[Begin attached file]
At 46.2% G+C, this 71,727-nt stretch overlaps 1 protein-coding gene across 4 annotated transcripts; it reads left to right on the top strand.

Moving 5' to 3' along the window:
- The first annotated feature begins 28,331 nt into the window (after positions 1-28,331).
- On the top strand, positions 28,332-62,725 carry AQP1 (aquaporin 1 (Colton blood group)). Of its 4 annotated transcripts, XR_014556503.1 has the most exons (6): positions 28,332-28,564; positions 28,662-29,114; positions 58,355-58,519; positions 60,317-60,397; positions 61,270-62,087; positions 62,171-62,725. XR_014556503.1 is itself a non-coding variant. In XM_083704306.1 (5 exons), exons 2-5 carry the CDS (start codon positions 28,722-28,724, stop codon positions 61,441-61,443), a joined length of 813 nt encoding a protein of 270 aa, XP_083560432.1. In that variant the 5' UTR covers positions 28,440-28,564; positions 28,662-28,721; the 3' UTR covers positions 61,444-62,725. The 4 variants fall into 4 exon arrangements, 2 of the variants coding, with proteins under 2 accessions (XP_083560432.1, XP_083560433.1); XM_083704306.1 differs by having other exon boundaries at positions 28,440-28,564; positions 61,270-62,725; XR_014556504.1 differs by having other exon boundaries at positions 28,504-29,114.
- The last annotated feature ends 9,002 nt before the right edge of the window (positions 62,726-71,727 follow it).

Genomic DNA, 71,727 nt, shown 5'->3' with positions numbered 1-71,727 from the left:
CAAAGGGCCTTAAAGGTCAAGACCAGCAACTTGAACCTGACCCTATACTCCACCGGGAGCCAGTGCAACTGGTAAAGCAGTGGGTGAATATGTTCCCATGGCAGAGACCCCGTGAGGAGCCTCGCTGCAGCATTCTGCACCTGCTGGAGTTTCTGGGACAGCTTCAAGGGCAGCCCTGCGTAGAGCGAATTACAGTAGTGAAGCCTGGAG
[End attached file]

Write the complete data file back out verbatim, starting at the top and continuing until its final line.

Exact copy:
At 46.2% G+C, this 71,727-nt stretch overlaps 1 protein-coding gene across 4 annotated transcripts; it reads left to right on the top strand.

Moving 5' to 3' along the window:
- The first annotated feature begins 28,331 nt into the window (after positions 1-28,331).
- On the top strand, positions 28,332-62,725 carry AQP1 (aquaporin 1 (Colton blood group)). Of its 4 annotated transcripts, XR_014556503.1 has the most exons (6): positions 28,332-28,564; positions 28,662-29,114; positions 58,355-58,519; positions 60,317-60,397; positions 61,270-62,087; positions 62,171-62,725. XR_014556503.1 is itself a non-coding variant. In XM_083704306.1 (5 exons), exons 2-5 carry the CDS (start codon positions 28,722-28,724, stop codon positions 61,441-61,443), a joined length of 813 nt encoding a protein of 270 aa, XP_083560432.1. In that variant the 5' UTR covers positions 28,440-28,564; positions 28,662-28,721; the 3' UTR covers positions 61,444-62,725. The 4 variants fall into 4 exon arrangements, 2 of the variants coding, with proteins under 2 accessions (XP_083560432.1, XP_083560433.1); XM_083704306.1 differs by having other exon boundaries at positions 28,440-28,564; positions 61,270-62,725; XR_014556504.1 differs by having other exon boundaries at positions 28,504-29,114.
- The last annotated feature ends 9,002 nt before the right edge of the window (positions 62,726-71,727 follow it).

Genomic DNA, 71,727 nt, shown 5'->3' with positions numbered 1-71,727 from the left:
CAAAGGGCCTTAAAGGTCAAGACCAGCAACTTGAACCTGACCCTATACTCCACCGGGAGCCAGTGCAACTGGTAAAGCAGTGGGTGAATATGTTCCCATGGCAGAGACCCCGTGAGGAGCCTCGCTGCAGCATTCTGCACCTGCTGGAGTTTCTGGGACAGCTTCAAGGGCAGCCCTGCGTAGAGCGAATTACAGTAGTGAAGCCTGGAG